We have looked back over some of the headlines covering healthcare in 2018 for important issues facing healthcare facilities, practitioners, and patients. Here is our round-up:
1. The Opioid Epidemic. Both Tennessee and Mississippi enacted new regulations in 2018 to address the Opioid Epidemic. Federal law was enacted as well:
Tennessee. The following changes relating to opioid prescriptions went into effect on July 1, 2018: (1) limitations of supply and strength of the opioid prescription, (2) requirements that the pharmacy monitor the state’s Controlled Substance Monitoring Database the first time a patient brings a prescription to a pharmacy and at least once every six months thereafter if the patient is refilling the prescription, (3) physician documentation requirements when prescribing opioids, and (4) elimination of pharmacist prohibitions when discussing the dangers of opioids with customers. These restrictions do not apply to opioid prescriptions for a three-day (or less) supply.
Mississippi. Effective October 29, 2018, new regulations apply to all individuals with prescriptive authority under Mississippi State Board of Medical Licensure. Such individuals must be registered with the Mississippi Prescription Monitoring Program (MPMP). Each provider must review the MPMP database when prescribing a Schedule II drug or opioid for acute, and/or chronic, non-cancerous, non-terminal pain. Further, each practitioner must review the MPMP database upon initial contact with all new patients and every 3 months thereafter on all patients prescribed, administered or dispensed controlled substances other than opioids. The amendments to the opioid regulations also include new documentation requirements for practitioners prescribing opioids, lowest effective dose limitations, exceptions for certain controlled substances, and specific refill prohibitions and other requirements.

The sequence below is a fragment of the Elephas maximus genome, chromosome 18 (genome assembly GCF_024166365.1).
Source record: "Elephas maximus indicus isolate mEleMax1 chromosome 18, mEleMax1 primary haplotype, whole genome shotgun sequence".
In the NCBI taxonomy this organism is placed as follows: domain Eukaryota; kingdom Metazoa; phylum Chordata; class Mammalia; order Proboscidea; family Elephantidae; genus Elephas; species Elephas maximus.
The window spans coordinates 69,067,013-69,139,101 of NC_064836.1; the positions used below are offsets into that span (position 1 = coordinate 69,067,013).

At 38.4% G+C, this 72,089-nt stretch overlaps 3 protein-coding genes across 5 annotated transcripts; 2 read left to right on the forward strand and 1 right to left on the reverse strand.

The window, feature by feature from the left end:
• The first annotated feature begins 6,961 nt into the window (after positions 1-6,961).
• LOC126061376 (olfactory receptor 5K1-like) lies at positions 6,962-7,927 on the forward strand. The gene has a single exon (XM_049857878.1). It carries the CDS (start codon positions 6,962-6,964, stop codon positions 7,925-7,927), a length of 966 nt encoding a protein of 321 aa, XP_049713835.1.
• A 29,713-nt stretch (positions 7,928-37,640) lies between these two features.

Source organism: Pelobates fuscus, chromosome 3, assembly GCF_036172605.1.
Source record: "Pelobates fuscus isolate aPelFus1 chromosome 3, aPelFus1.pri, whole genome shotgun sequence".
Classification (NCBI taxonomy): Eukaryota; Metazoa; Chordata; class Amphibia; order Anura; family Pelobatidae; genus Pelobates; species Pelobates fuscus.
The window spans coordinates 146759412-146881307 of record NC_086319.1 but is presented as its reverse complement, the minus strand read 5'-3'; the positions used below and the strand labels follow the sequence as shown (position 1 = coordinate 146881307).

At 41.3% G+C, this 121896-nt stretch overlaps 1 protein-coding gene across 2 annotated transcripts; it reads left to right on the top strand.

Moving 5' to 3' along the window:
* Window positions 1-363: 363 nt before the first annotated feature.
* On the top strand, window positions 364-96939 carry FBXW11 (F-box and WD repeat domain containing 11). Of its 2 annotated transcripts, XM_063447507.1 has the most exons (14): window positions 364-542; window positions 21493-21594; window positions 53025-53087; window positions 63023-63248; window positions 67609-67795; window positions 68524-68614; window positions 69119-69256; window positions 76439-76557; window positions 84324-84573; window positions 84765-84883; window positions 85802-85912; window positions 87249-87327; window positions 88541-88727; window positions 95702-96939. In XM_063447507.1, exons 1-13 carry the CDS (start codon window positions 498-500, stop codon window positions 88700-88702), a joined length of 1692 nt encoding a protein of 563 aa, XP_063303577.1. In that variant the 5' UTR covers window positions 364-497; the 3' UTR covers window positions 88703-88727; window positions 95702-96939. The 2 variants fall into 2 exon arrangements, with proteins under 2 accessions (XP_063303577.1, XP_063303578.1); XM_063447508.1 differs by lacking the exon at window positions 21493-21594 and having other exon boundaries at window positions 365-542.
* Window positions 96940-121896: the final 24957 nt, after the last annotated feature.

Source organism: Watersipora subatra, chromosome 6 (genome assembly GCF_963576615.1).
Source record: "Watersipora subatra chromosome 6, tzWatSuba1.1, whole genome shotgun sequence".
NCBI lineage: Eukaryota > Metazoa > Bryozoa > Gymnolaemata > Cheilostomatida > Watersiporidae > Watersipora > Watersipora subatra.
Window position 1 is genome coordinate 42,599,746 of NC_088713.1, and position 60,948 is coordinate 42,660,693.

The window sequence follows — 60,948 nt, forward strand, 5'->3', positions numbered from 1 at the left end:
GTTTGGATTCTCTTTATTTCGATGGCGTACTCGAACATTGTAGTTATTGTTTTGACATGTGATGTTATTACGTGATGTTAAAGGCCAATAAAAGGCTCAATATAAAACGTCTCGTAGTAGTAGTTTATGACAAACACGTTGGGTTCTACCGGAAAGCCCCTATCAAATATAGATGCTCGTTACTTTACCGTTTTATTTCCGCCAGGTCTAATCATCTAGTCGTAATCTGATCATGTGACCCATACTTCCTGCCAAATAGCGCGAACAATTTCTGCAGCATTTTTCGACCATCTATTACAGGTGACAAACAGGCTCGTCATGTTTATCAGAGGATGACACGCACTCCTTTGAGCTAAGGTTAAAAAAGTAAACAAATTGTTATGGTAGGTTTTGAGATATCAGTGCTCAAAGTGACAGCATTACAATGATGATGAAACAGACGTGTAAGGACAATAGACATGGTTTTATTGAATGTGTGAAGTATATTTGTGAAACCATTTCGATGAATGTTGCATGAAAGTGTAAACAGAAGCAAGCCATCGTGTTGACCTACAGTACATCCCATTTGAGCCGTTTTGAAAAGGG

The Federal Opioid Bill. On October 24, 2018, President Trump signed the Substance Use-Disorder Prevention that Promotes Opioid Recovery and Treatment (SUPPORT) for Patients and Communities Act. The SUPPORT Act includes comprehensive regulations to combat the opioid epidemic. Several significant provisions include:
Initial exams for new Medicare enrollees must include an opioid-use disorder screening and prescription history review.
The bill temporarily freezes Medicare payment at 2016 levels for specified spinal surgery outpatient procedures that are conducted in ambulatory surgical centers.
In general, prescriptions for controlled substances that are covered drugs under Medicare must be transmitted through electronic prescription programs.
2. HIPAA In Review. 2018 saw breaches affecting millions of patients. Also this year, Anthem, an affiliate of BlueCross BlueShield, settled with OCR for a breach occurring in 2015. The settlement includes a $16 million fine, the largest to date for HIPAA violations.